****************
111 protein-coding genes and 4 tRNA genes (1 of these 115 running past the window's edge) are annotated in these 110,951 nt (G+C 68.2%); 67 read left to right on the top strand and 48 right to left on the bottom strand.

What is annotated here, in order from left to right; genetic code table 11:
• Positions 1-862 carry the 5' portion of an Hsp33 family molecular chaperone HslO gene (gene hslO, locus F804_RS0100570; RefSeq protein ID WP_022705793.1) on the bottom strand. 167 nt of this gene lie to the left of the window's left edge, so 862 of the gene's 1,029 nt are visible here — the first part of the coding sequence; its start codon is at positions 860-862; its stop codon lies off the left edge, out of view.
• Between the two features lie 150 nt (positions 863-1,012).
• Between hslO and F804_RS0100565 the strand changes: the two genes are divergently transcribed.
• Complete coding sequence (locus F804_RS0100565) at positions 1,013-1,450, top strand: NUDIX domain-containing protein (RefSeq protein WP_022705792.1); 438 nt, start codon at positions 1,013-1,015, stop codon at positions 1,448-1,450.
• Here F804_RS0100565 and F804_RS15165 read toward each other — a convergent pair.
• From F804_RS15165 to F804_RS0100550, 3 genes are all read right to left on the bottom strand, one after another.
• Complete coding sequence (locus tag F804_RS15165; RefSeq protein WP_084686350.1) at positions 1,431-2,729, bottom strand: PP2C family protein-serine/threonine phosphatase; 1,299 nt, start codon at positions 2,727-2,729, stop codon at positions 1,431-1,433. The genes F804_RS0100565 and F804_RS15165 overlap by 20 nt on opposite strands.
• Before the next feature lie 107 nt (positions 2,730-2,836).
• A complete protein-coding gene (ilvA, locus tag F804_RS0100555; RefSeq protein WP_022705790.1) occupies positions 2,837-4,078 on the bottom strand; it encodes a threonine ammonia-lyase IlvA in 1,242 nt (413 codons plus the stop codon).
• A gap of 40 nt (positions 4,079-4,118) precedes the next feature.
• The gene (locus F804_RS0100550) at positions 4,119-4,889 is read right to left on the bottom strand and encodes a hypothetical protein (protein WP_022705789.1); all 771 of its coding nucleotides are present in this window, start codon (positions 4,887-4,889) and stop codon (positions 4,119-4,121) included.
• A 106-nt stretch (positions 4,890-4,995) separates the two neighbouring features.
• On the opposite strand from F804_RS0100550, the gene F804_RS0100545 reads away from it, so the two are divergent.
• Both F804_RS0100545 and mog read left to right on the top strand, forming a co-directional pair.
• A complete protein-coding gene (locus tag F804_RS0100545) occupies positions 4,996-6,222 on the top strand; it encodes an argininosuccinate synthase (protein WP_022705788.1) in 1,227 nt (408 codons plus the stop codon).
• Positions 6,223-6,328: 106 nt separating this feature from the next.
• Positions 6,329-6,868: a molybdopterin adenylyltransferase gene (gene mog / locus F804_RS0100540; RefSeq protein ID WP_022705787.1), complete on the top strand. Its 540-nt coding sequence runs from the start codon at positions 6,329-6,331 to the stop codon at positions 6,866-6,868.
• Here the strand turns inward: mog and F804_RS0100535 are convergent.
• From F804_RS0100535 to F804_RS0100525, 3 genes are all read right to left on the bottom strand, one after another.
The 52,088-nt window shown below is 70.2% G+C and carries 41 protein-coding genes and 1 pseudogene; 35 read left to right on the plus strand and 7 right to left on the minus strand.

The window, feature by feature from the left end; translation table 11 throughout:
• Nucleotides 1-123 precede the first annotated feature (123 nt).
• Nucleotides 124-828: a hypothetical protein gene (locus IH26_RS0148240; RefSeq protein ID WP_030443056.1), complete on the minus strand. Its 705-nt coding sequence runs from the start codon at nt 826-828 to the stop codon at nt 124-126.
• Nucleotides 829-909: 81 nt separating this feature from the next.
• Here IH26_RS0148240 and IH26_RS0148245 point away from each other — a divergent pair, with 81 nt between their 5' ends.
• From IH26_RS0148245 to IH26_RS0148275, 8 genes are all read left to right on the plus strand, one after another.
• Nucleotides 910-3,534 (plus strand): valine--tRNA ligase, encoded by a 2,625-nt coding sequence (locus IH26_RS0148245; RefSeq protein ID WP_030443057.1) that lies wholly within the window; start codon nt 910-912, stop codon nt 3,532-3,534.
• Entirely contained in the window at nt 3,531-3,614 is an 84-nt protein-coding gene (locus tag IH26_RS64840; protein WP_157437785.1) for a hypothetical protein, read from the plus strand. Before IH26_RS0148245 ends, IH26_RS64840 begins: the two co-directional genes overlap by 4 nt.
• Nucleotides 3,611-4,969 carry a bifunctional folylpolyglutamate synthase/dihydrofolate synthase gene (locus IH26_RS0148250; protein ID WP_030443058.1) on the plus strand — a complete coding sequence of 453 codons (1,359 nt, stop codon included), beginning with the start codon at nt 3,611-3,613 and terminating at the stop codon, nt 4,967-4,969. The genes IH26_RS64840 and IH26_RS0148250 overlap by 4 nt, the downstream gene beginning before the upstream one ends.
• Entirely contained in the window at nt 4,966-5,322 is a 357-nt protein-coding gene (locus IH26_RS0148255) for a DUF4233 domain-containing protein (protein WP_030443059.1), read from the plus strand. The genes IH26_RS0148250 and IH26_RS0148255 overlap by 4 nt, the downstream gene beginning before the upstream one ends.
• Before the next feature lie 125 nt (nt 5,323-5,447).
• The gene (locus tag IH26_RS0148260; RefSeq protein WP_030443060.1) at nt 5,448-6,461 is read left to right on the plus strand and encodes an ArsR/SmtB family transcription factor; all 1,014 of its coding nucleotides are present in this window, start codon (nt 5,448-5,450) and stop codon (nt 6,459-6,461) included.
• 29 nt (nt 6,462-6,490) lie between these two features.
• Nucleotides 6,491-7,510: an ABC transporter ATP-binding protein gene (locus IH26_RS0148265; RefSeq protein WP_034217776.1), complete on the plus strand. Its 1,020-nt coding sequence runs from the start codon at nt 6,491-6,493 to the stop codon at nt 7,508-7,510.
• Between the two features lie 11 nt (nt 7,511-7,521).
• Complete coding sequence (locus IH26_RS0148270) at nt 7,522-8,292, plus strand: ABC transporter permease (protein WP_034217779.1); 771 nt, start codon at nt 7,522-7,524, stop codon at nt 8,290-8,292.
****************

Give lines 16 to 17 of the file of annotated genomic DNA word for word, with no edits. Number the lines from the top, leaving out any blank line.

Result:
• Both F804_RS0100545 and mog read left to right on the top strand, forming a co-directional pair.
• A complete protein-coding gene (locus tag F804_RS0100545) occupies positions 4,996-6,222 on the top strand; it encodes an argininosuccinate synthase (protein WP_022705788.1) in 1,227 nt (408 codons plus the stop codon).